Wednesday, February 25, 2009

Back to Reality...

Safe and sound back at my mom's place in Rochester.  I'm heading back to State College this afternoon...and back to my Graduate School reality.  I'm excited, but also a bit sad.  There are certainly people that I'm going to miss a lot.  

This afternoon before I leave, I'm heading over to a local elementary school in Rochester to talk to some third graders about Antarctica.  My sister's friend, Tara, is a teacher and apparently her students have been hearing all about me.  I'm bringing some stickers, patches, and stamped postcards with me to give out as well as a selection of photos and videos.  Hopefully they'll get a kick out of some of my WAIS Divide stories.

It will take me quite a while to organize all my videos and photos, but as soon as they are done, expect to see the full albums on trailjournals, flickr, facebook, youtube, and of course...Here.

Take care everyone and I hope any of you that stumbled across this blog got at least a small taste of what life is like at a field camp in Antarctica!

Boarding the Qantas Flight From Auckland to LA

Monday, February 23, 2009

Stuck in LA qantas flight was late getting to LA, so I missed my
connecting flight. To make up for it, I got a nice room at the Hilton
for free!

Saturday, February 21, 2009

Looking Back....While Spending My Last Night in New Zealand....

Tonight I'm back in Christchurch enjoying my last night here. I dropped of Elizabeth at Arthur's Pass on my way back to town and returned the car once I got all of my gear out of it. It's interesting to look back now on my entire time in the southern hemisphere and think of what I wanted to get accomplished...and what I did get accomplished. Overall, I'm pretty darn happy. I had an amazing experience in Antarctica and feel that It was more or less a success. In my 3 weeks of New Zealand time, I was able to complete 4 incredible trails (tracks), and still have time to see a lot of great cities, towns, and natural wonders. I saw Kiwi birds, penguins, pancake limestone formations, caves, glow-worms, live street perfomances....I rode on a ferry to Stewart Island, stayed in some of the coolest hostels and campsites, even slept in a cave one night. I finally got to see the Southern hemisphere stars including the Southern Cross and both Magellenic Clouds. I walked up to, and touched, the snout of the massive Fox Glacier (and then ran like hell away from it when it started making loud noises)...most of all though, I met some incredible people and had a great hiking/road trippin' partner and friend in Elizabeth. This trip has been one that I surely will never forget.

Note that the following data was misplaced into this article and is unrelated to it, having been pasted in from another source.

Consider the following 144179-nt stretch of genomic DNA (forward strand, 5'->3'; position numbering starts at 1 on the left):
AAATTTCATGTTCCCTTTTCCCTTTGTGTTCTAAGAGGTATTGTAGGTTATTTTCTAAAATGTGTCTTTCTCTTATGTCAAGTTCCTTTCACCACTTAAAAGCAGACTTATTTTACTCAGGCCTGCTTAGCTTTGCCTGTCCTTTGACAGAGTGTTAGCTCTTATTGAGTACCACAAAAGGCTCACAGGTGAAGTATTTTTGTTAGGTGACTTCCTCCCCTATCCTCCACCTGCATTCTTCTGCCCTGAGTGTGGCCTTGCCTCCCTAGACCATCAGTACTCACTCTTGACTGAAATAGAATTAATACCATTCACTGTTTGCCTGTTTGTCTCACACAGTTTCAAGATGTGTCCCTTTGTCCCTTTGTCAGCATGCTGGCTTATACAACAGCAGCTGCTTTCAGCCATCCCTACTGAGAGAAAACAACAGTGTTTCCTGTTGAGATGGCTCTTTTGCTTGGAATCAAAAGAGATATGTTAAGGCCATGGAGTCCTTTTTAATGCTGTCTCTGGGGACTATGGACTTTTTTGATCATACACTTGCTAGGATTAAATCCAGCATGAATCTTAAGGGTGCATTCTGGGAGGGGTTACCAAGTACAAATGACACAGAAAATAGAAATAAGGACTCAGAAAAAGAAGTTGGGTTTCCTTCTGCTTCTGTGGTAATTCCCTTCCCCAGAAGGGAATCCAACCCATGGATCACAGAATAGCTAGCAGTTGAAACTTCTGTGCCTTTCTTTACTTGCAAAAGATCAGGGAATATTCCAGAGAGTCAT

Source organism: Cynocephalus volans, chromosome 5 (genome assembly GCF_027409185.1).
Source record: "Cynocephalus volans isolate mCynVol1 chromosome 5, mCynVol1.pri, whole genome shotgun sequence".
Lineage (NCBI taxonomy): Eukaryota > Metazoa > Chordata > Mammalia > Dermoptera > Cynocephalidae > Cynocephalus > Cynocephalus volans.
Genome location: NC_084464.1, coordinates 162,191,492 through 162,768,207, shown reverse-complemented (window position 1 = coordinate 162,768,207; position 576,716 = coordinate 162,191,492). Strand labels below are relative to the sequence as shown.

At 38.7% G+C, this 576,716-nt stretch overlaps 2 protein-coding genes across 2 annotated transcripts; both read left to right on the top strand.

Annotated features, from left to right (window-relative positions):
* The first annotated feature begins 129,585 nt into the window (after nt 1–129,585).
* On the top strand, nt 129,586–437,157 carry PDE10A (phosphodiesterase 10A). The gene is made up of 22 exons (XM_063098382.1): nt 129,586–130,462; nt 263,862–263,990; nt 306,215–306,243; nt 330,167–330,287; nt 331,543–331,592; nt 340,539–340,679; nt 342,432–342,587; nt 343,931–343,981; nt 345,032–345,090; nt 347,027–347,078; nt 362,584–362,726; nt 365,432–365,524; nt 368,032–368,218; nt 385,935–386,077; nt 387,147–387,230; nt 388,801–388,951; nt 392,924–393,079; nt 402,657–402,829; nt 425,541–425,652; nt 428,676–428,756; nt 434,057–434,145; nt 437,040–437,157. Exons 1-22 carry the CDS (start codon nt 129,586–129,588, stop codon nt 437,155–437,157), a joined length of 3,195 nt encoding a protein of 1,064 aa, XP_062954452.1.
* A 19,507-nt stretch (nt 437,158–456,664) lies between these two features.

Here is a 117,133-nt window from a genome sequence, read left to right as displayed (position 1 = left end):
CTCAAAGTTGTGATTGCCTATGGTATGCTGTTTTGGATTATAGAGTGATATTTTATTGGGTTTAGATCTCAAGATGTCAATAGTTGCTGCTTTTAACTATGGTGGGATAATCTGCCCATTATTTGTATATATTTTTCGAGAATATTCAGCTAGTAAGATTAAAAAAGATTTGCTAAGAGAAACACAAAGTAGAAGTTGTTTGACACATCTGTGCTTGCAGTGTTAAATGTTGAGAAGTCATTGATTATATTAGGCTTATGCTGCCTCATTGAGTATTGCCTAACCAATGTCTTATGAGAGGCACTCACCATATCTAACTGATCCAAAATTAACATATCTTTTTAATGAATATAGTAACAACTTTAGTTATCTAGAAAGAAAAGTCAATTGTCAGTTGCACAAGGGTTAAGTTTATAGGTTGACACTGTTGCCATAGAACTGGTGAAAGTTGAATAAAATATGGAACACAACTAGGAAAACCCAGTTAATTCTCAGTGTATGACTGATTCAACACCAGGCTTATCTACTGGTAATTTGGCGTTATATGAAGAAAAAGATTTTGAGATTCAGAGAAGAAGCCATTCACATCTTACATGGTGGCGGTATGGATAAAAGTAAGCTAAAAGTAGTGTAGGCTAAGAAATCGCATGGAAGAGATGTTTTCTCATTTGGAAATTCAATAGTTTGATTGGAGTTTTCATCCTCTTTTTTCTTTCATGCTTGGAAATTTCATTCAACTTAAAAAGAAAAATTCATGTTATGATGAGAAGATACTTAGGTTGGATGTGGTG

Magical View from Kepler Track

Near Sibera Hut on Wilkin-Young Circuit Track
Ruggedy Beach on Stewart Island Track (Where Cave I slept in Was)

Monday, February 16, 2009

Kepler Track Completed

So yesterday I knocked out another track here in New Zealand: The Kepler Track.

The experience was much different than that of the Stewart Island Track. There was no mud, and over 6 miles of alpine ridge walking. The views reminded me a lot of Fraconia Ridge on the AT or Indian Trail Ridge on the CT. They were stunning. The trail itself is a "Great Walk" which means it was pretty busy with people, and that it was extremely well maintained and graded. I never needed my trekking poles on the entire trail. I'm still hiking with Elizabeth and it's still going great. We had a very similar itinerary for trails we wanted to do, and since I had a car, we decided to hit some of the same ones and split fuel costs. We are planning on knocking out one more track: The Wilkin-Young Circuit before I had back to Christchurch and back to the States. She still has a few weeks here and will probably do a few more long distance tracks before she flies home. As nice as it was to be able to do some solo hiking when I first got here, it is certainly a breath of fresh air to have a hiking partner.

As soon as I get home I will start uploading all of my photos from both Antarctica and from NZ.

Less than a week to go....


Thursday, February 12, 2009

Surviving the Mud on Stewart Island